Hunting and gathering.
Ah, Far Cry. Ubisoft’s stress-relieving franchise which generally involves running, or driving, around beautiful landscapes and shooting, or blowing up, enemies with a nice variety of different weapons. Always packed with loads to do, and loads to find, there is something comforting about dropping into the latest Far Cry game.
But then, with the latest offering, Ubisoft have slightly mixed the formula up by setting it way back in 10,000 BC. So, the cars and guns are out of the window then…
In Far Cry Primal, the player is cast as the suitably primal Takkar, a member of the Wenja tribe who finds himself tasked with reuniting the scattered tribe in the land of Oros. Keeping with the previous Far Cry games, this ancient land is both filled with plenty for the player to do, and looks gorgeous to boot. Filled with wildlife, most of which will happily kill Takkar given the chance, and littered with amazing locations to find, Oros is a land of opportunity, even outside of the main quests. As players find the other members of their tribe, they will need Takkar’s help before returning to the settlement and helping it to grow.
Specialists make up the majority of the story in Far Cry Primal. These expert tribes people in given areas are the basis for multi-part quests, that in turn give access to skills, abilities and improvements to both Takkar and the settlement. Prove your skill to the specialists and they will return to your new settlement, along with the other Wenja, and help you out. Of course, they will still need you to do stuff for them – they are needy like that.
But the player will need the help of these specialists, not only to thrive, but simply to survive. It turns out that 10,000 BC is a dangerous time. Aside from the wildlife, there are two other tribes that also want control of Oros, and will happily wipe the Wenja out. The brutal Udam in the cold north will attack without mercy, and the more advanced Izilia to the south, and their love of fire, are not much better. Instead of a single main adversary, these two tribes and their leaders will give the player plenty to contend with in Far Cry Primal. Additional missions will scatter the map challenging the player to take out small campsites and capture bonfires to give access to quick travel, and to destroy larger campsites to reduce the threat. A day and night cycle adds even more peril for the player, so anything that makes Takkar’s life that little bit less dangerous is a good thing.
Far Cry Primal makes the wildlife an even more important part of the game than the previous Far Cry titles. Wolves, Bears, Sabretooth Tigers and even Wooly Mammoths all make for imposing adversaries. Some missions will set the player to hunting these animals, but a lot of time will be spent being hunted. However, through unlocking a skill, players will be able to tame most of these beasts, and have them accompany Takkar. These powerful creatures will help protect Takkar against any threat, they can be ordered to attack on demand, and some of them can even be ridden around the wilderness. Riding around on a Wooly Mammoth – still missing the vehicles??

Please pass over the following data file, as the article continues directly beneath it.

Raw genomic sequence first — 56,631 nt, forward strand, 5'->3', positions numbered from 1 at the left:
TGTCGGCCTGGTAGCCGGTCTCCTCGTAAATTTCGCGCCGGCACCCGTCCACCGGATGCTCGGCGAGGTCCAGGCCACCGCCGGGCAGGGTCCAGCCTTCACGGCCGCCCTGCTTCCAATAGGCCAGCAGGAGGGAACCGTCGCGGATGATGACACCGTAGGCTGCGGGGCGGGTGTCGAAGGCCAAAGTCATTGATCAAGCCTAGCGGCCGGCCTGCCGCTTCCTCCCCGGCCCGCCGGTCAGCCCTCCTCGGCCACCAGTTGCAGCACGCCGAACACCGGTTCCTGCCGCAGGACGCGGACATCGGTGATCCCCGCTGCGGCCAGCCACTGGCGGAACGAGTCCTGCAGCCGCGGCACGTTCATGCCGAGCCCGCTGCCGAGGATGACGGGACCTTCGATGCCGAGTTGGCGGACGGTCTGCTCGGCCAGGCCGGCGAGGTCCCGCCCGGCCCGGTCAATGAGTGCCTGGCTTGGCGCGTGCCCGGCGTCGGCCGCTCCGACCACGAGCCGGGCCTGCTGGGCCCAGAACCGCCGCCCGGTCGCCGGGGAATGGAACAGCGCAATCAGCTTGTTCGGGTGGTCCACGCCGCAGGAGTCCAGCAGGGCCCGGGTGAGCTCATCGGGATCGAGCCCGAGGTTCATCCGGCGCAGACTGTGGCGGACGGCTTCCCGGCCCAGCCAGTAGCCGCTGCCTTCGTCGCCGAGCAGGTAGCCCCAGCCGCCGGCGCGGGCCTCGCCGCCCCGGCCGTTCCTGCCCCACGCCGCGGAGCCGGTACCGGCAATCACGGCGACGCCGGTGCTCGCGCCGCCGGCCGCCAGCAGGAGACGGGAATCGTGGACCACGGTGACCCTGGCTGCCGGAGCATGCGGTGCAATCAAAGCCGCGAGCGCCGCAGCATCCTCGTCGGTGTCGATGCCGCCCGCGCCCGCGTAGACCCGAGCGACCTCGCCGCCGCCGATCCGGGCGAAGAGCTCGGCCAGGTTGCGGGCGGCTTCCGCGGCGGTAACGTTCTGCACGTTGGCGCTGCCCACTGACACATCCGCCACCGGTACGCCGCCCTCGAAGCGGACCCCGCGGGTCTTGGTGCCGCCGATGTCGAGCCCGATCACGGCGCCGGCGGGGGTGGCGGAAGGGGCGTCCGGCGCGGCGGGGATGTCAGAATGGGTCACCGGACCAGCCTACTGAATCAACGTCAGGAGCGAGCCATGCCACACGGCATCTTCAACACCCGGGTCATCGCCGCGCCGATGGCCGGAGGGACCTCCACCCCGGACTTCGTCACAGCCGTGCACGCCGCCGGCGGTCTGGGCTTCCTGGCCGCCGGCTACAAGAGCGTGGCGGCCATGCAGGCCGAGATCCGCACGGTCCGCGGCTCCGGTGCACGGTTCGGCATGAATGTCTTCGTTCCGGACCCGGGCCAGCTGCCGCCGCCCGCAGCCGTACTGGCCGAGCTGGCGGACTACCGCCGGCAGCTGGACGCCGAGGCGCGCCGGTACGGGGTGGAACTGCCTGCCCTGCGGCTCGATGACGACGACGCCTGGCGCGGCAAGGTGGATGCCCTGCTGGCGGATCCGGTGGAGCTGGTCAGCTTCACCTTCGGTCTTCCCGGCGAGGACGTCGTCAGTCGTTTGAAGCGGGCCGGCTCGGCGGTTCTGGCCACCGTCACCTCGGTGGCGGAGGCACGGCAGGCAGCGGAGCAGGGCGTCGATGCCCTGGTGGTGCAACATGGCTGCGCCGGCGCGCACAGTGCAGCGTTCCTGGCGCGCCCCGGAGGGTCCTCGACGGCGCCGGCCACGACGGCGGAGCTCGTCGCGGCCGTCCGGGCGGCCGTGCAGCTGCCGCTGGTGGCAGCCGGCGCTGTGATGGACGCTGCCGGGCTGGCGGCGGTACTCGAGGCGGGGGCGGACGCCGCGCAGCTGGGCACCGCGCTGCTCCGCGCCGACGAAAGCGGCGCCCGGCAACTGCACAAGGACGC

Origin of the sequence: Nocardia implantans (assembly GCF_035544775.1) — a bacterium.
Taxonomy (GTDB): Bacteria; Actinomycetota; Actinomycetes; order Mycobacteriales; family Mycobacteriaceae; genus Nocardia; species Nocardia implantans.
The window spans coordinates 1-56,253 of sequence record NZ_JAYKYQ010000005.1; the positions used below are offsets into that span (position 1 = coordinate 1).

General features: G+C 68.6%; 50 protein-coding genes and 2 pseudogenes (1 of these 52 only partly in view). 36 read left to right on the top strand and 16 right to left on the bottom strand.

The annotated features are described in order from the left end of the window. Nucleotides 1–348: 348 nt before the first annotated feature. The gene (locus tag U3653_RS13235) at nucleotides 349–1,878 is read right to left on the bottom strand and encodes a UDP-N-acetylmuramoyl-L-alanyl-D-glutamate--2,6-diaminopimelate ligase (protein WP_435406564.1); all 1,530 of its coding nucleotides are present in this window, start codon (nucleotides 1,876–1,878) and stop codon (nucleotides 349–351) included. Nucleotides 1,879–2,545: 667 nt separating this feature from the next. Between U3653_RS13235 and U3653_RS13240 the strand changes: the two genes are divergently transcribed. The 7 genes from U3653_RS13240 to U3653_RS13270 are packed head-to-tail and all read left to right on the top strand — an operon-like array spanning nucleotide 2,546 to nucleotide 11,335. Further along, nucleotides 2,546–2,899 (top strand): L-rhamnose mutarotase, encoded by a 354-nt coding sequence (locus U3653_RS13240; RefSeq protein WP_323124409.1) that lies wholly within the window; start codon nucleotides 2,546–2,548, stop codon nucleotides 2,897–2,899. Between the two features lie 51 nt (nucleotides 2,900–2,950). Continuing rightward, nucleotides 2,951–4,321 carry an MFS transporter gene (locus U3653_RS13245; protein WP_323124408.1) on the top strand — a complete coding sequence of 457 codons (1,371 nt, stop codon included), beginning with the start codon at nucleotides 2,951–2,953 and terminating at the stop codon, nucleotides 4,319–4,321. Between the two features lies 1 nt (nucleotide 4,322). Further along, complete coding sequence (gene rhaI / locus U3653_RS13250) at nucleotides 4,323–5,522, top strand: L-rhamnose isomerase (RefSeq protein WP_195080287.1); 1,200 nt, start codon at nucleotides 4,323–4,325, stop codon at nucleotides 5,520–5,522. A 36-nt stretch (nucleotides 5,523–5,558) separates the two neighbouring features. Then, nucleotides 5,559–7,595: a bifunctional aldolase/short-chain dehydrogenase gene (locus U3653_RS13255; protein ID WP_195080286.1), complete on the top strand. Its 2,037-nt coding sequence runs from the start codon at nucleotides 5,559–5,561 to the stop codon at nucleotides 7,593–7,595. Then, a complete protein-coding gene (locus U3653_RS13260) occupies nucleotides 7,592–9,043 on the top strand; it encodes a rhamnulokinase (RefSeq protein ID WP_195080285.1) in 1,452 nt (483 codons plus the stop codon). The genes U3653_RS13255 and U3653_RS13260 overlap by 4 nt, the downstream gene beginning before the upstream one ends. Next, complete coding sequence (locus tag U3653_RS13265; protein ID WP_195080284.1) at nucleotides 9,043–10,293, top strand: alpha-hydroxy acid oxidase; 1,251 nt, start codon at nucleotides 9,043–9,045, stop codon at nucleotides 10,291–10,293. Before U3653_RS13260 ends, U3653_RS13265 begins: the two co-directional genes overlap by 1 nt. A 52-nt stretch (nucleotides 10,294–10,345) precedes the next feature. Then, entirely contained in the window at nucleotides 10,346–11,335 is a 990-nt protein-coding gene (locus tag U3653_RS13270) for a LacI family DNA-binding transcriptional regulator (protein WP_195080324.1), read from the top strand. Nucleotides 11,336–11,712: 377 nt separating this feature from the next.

Tamed animals prove to be effective weapons, but the majority of Takkar’s offense will come from the club, spear and bow combo. The bow takes care of long distance attacks, but even the club and spear can be thrown rather than simply used in melee. These weapons may seem limited, but they can all be upgraded and improved upon, and set fire to for that matter, through gathering materials and crafting. There are a few other weapons, and the upgrades can make a real difference to how effective a bow or spear is. There are even primitive hand grenades available which have quite interesting effects, such as producing a swarm of bees to harass the enemy.
You will need to gather wood, stone and animal skins to replenish ammunition for your bow and spears, while animal fat will be needed to add some flame. In fact, the crafting system in Primal is even more important than the previous games, with animal skins, bones and meat, along with all manner of flora, being in constant need. From healing items and various weapons upgrades and equipment, to providing huts for your village, there is always more gathering to do. Players will spend a huge amount of time looking for plants or hunting animals to gather materials, which can be a bit monotonous.
The concept in Far Cry Primal is excellent, and relatively unique. There are not many games set in this period of history. But once you get past the novelties of primitive weapons and riding around on animals, it still remains a Far Cry game, albeit with more emphasis on hunting, gathering and crafting. There is a huge amount of stuff to do, and completing the somewhat bland story only scratches the surface. Far Cry Primal may not be Far Cry 5, but it is a damn entertaining diversion that offers something a little bit different.